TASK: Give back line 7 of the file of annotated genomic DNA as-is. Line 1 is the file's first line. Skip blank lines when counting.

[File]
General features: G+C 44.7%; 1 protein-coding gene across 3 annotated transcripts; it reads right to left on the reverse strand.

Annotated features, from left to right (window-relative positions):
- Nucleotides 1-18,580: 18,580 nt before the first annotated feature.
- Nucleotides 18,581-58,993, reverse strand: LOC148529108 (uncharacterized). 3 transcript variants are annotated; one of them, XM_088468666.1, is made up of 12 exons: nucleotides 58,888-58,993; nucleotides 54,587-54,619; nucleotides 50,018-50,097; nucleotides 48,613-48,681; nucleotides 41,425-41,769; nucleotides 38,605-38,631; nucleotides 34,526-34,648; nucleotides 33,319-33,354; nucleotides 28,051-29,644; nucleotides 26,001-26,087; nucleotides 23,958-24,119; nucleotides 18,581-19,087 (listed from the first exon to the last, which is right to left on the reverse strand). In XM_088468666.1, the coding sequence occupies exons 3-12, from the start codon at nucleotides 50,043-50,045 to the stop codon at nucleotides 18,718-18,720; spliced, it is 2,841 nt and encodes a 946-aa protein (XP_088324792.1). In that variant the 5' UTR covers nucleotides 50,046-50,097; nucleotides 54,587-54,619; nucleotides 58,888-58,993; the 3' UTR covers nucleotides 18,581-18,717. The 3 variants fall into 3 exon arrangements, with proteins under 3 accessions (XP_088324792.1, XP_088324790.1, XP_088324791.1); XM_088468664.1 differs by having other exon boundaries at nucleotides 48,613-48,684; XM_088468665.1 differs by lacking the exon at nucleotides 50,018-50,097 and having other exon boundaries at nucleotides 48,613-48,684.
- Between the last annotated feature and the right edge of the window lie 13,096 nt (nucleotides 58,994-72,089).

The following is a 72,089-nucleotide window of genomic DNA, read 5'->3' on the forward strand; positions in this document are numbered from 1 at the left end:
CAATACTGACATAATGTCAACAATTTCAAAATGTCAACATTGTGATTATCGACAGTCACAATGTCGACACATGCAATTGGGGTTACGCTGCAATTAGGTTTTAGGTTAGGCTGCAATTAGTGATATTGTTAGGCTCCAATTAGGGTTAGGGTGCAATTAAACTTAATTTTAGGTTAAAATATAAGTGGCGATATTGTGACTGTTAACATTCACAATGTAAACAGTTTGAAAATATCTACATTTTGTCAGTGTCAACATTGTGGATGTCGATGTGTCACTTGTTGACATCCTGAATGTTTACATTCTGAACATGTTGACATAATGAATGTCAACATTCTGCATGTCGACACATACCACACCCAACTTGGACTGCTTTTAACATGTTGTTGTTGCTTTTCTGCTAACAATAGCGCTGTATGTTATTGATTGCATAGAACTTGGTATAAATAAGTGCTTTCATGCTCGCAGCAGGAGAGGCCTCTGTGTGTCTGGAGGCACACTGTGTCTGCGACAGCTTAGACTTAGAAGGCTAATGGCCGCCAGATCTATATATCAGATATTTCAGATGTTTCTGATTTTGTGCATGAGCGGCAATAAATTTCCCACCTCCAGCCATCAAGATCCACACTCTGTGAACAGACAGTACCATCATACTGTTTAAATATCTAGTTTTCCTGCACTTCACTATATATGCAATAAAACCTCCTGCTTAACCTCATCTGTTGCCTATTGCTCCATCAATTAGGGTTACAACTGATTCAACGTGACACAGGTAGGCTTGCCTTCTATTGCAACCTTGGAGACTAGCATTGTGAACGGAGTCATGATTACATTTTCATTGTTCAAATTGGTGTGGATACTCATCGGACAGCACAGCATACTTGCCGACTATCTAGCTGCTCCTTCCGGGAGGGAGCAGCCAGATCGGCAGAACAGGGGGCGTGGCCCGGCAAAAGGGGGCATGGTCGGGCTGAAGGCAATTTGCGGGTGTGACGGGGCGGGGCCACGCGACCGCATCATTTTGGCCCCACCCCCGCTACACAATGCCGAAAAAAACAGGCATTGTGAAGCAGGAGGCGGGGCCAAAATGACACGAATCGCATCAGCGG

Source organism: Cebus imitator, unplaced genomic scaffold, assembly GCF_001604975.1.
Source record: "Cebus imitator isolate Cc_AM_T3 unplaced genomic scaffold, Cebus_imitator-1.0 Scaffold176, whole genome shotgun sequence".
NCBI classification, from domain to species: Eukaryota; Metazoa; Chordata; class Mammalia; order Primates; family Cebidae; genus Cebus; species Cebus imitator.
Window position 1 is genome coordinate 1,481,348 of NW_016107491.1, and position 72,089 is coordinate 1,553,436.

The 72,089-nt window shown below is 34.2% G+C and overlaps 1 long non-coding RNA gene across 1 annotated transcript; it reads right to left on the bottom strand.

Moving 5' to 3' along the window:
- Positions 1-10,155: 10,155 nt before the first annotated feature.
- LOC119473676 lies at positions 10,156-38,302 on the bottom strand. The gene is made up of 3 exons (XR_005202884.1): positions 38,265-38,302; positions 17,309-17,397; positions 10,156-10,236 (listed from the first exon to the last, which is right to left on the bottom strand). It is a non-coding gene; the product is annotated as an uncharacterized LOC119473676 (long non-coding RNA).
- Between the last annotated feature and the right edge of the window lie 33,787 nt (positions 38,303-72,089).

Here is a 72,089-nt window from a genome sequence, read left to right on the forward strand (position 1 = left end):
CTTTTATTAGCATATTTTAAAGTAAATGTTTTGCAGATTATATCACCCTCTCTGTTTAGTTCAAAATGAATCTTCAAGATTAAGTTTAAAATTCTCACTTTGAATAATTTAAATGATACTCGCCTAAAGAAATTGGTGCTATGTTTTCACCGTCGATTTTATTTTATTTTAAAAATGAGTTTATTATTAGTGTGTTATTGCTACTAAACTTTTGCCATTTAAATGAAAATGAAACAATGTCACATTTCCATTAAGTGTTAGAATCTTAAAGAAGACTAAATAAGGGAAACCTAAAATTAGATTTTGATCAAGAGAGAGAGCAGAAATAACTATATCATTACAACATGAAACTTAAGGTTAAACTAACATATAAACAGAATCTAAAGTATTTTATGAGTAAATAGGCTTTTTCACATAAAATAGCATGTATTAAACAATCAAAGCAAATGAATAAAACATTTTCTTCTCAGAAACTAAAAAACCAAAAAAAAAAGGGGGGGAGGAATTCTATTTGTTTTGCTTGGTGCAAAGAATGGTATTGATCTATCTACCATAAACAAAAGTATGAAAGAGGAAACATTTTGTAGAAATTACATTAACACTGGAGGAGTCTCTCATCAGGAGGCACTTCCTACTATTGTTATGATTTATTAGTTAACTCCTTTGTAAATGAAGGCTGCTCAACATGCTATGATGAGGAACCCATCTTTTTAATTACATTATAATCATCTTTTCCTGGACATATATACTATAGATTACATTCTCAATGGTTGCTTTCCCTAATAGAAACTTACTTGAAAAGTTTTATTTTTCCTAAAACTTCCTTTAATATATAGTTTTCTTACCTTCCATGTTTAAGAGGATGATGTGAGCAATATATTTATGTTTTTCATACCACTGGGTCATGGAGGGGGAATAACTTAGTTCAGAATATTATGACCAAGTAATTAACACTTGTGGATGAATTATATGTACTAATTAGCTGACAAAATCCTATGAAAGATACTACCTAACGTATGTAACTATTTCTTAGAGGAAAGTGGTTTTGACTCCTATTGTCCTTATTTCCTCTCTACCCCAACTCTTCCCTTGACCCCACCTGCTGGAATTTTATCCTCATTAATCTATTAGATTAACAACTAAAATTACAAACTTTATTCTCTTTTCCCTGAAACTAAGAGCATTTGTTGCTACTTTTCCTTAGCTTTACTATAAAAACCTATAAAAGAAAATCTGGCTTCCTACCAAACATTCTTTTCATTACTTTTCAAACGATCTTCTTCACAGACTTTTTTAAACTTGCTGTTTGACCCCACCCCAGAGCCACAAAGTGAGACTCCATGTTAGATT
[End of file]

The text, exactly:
CAATACTGACATAATGTCAACAATTTCAAAATGTCAACATTGTGATTATCGACAGTCACAATGTCGACACATGCAATTGGGGTTACGCTGCAATTAGGTTTTAGGTTAGGCTGCAATTAGTGATATTGTTAGGCTCCAATTAGGGTTAGGGTGCAATTAAACTTAATTTTAGGTTAAAATATAAGTGGCGATATTGTGACTGTTAACATTCACAATGTAAACAGTTTGAAAATATCTACATTTTGTCAGTGTCAACATTGTGGATGTCGATGTGTCACTTGTTGACATCCTGAATGTTTACATTCTGAACATGTTGACATAATGAATGTCAACATTCTGCATGTCGACACATACCACACCCAACTTGGACTGCTTTTAACATGTTGTTGTTGCTTTTCTGCTAACAATAGCGCTGTATGTTATTGATTGCATAGAACTTGGTATAAATAAGTGCTTTCATGCTCGCAGCAGGAGAGGCCTCTGTGTGTCTGGAGGCACACTGTGTCTGCGACAGCTTAGACTTAGAAGGCTAATGGCCGCCAGATCTATATATCAGATATTTCAGATGTTTCTGATTTTGTGCATGAGCGGCAATAAATTTCCCACCTCCAGCCATCAAGATCCACACTCTGTGAACAGACAGTACCATCATACTGTTTAAATATCTAGTTTTCCTGCACTTCACTATATATGCAATAAAACCTCCTGCTTAACCTCATCTGTTGCCTATTGCTCCATCAATTAGGGTTACAACTGATTCAACGTGACACAGGTAGGCTTGCCTTCTATTGCAACCTTGGAGACTAGCATTGTGAACGGAGTCATGATTACATTTTCATTGTTCAAATTGGTGTGGATACTCATCGGACAGCACAGCATACTTGCCGACTATCTAGCTGCTCCTTCCGGGAGGGAGCAGCCAGATCGGCAGAACAGGGGGCGTGGCCCGGCAAAAGGGGGCATGGTCGGGCTGAAGGCAATTTGCGGGTGTGACGGGGCGGGGCCACGCGACCGCATCATTTTGGCCCCACCCCCGCTACACAATGCCGAAAAAAACAGGCATTGTGAAGCAGGAGGCGGGGCCAAAATGACACGAATCGCATCAGCGG